Sunday, 24 November 2013
-SG- John in the UK has recently come by the CS1 head illustrated which seems to be pre-'35 (it has an 18mm plug but it also has an internally threaded exhaust port). He would like to swap if possible for a reasonable 1927 Model 18 head or parts for his 1923 16H project. Main items wanted for this are a footrest assembly and good inner timing cover. Emails will be forwarded!
Wednesday, 20 November 2013
-SG- Juris in Latvia has raised some interesting questions on this subject with this old Norton bore and we invite those who have practical experience of such matters to let us have their views. Juris says:
"I am working on several Norton engines at the moment, two CS1 models of 1930 and 1938 and one Model 18 of 1930. As you know these have different lubrication systems with the 1930 Model 18 being of "total loss" and the other two of the "dry sump" type. I have got specially made forged higher compression aluminium pistons for all three and the pistons have been machined to use modern VW rings 1.75/2/3 mm. I have used modern technology Flex-Hone instruments after honing the cylinders instead of the old fashioned polishing with "Brasso" liquid metal polish as today's automotive engineering technology advises the use of a cross-hatch pattern of tiny uniform scratches on the cylinder surface to provide oil retention, better compression and less oil consumption. The modern automotive rings have higher precision and are also usually honed on the outside diameter for perfect roundness. The top ring is chromium plated as is the oil ring.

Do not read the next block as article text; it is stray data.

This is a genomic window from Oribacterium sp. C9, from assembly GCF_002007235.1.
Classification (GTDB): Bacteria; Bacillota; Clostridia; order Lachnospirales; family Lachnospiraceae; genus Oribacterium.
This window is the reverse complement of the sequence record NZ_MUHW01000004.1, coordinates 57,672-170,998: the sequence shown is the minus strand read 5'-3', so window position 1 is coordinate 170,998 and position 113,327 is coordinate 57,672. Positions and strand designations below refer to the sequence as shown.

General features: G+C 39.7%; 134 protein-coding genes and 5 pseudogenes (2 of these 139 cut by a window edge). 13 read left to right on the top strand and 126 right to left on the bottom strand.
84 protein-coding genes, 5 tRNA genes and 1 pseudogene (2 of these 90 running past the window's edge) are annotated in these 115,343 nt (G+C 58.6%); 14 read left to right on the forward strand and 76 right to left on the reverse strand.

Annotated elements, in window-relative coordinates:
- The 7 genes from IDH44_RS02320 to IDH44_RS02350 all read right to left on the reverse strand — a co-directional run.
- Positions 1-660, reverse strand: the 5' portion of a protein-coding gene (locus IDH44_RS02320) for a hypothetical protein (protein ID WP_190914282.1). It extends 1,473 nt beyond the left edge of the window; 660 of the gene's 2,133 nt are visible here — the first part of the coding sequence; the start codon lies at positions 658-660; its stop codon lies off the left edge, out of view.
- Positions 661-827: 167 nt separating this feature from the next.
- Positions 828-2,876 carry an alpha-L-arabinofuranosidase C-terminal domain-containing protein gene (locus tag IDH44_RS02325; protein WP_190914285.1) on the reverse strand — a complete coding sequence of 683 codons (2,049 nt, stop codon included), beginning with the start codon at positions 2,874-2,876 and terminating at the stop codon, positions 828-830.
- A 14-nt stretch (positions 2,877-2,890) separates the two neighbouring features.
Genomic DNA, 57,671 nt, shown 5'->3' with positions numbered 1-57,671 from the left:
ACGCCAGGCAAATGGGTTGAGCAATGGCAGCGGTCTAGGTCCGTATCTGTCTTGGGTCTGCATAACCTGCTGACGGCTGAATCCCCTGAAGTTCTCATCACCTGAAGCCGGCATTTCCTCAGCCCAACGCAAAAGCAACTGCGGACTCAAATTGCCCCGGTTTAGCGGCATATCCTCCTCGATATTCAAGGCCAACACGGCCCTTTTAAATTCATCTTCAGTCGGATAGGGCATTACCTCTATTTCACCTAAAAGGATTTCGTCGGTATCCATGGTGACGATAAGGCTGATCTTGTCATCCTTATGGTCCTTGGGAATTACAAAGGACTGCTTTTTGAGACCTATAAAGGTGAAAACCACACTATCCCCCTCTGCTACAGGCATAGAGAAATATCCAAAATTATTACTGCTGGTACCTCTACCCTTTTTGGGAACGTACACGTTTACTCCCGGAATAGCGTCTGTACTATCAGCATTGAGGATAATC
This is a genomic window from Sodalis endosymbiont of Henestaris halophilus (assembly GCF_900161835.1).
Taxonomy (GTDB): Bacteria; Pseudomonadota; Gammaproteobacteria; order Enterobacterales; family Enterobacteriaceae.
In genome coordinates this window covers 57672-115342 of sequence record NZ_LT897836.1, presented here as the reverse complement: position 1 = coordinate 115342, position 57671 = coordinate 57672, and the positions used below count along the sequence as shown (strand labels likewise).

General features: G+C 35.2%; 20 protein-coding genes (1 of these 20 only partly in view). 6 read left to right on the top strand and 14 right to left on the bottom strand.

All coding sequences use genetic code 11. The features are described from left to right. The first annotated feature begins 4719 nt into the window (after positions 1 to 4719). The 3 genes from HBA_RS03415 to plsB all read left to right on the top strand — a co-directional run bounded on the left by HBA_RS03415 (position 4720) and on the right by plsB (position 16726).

The cause of my concern is the use of the modern (high pressure) oil ring in an older engine with total loss lubrication, like the Model 18 of 1930. The ring has a coil spring which is made to fit on the inside of the ring and the pressure outwards is very substantial, compared to old-fashioned solid cast iron rings. I have successfully used forged pistons with modern automotive rings in my 1913 "total loss" REX/JAP 6HP (770cc) engine for around 4000 kilometres. This is lubricated by vegetable oil and no oil rings were fitted as this type of engine had been designed to burn a certain amount of oil. I am now wondering whether I should: